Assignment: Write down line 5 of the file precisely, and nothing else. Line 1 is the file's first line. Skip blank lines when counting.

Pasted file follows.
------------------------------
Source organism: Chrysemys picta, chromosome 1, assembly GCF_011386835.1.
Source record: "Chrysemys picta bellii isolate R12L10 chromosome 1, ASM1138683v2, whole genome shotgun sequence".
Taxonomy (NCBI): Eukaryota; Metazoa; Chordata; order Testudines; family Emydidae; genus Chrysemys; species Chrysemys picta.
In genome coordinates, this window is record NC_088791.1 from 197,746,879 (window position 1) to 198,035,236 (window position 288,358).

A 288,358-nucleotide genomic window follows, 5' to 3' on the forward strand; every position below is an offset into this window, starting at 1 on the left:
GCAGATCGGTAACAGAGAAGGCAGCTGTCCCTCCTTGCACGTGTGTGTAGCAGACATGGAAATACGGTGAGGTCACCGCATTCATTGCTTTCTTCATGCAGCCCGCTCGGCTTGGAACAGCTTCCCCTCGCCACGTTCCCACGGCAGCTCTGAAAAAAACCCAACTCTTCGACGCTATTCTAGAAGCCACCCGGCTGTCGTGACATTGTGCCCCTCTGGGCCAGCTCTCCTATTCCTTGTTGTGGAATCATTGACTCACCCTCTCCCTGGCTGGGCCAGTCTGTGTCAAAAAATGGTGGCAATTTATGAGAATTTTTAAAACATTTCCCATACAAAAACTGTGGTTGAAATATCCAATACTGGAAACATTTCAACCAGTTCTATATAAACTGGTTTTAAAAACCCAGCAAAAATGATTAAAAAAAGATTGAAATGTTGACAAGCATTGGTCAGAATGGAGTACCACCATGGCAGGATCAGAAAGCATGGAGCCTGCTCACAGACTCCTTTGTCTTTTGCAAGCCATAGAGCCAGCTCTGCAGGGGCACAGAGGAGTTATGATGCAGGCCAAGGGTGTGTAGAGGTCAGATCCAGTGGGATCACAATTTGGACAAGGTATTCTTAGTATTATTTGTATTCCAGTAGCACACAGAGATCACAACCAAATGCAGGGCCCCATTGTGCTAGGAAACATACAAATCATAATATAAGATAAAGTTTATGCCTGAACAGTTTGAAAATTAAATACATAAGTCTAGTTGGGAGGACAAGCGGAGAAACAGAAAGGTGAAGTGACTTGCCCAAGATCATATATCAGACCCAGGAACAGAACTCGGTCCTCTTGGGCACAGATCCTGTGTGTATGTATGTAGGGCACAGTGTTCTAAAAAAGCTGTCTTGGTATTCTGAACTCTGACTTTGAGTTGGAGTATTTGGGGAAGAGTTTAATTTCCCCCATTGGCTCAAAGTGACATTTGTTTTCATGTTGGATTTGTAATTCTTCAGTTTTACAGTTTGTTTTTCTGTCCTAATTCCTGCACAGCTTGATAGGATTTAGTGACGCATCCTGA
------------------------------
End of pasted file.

A 288,358-nucleotide genomic window follows, 5' to 3' on the forward strand; every position below is an offset into this window, starting at 1 on the left: